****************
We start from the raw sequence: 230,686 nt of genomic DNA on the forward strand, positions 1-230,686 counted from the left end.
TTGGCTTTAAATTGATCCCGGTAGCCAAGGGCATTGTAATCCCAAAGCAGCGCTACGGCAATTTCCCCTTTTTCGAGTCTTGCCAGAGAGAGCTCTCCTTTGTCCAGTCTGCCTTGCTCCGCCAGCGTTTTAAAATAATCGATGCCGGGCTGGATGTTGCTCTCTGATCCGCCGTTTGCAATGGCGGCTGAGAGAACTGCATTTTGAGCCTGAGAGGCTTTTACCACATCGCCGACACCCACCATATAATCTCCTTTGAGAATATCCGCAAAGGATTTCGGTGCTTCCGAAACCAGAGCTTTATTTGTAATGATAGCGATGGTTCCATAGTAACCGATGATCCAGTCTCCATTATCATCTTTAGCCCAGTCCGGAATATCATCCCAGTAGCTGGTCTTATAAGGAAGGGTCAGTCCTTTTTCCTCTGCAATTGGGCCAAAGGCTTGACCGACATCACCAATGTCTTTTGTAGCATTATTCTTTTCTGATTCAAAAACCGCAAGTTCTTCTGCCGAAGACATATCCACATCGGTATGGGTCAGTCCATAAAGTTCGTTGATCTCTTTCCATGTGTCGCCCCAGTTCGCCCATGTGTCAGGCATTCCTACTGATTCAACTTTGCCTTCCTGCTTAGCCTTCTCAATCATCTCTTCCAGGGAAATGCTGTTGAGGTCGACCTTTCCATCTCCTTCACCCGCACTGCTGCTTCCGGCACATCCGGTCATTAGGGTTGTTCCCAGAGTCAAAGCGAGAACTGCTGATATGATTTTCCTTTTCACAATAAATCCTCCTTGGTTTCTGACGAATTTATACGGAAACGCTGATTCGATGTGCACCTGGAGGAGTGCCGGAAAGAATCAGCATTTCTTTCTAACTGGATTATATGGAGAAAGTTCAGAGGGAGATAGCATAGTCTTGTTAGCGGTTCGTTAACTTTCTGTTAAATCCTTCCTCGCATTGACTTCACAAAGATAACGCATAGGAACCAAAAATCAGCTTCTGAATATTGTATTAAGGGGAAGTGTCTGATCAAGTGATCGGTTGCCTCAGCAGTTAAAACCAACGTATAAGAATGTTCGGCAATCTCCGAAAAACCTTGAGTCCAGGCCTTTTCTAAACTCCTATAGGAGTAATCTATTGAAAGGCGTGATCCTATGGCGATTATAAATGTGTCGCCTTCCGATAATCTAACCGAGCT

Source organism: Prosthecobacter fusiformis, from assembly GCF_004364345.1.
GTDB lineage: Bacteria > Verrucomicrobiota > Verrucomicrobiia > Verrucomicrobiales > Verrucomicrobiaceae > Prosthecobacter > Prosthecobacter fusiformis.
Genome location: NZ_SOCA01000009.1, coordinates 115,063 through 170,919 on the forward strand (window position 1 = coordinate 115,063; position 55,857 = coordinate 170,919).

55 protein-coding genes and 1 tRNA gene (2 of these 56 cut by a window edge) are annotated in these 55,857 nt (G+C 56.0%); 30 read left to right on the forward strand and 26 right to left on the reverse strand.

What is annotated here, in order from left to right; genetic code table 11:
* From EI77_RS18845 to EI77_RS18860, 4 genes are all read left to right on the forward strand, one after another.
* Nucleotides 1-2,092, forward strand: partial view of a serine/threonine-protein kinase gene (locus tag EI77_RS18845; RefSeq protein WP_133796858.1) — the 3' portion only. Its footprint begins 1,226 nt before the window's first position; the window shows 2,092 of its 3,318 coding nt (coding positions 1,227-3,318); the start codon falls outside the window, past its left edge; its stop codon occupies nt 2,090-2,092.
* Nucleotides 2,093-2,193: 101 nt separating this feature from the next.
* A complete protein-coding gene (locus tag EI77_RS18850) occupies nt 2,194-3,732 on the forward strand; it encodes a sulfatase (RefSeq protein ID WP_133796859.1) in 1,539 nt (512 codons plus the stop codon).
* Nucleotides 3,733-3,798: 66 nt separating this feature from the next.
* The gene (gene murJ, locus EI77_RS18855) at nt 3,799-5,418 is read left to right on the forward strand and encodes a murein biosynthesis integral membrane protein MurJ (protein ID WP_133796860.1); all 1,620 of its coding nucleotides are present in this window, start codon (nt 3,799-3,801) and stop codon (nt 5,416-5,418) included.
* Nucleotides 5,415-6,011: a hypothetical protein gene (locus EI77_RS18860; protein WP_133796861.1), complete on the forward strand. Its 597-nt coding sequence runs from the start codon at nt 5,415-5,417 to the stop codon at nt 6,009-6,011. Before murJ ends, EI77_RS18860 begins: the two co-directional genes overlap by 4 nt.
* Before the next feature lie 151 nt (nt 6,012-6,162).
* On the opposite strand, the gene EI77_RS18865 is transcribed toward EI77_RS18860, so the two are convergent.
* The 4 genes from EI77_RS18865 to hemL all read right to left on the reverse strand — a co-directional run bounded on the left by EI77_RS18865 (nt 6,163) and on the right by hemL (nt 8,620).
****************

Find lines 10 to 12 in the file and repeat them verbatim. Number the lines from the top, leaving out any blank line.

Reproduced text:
* Nucleotides 2,093-2,193: 101 nt separating this feature from the next.
* A complete protein-coding gene (locus tag EI77_RS18850) occupies nt 2,194-3,732 on the forward strand; it encodes a sulfatase (RefSeq protein ID WP_133796859.1) in 1,539 nt (512 codons plus the stop codon).
* Nucleotides 3,733-3,798: 66 nt separating this feature from the next.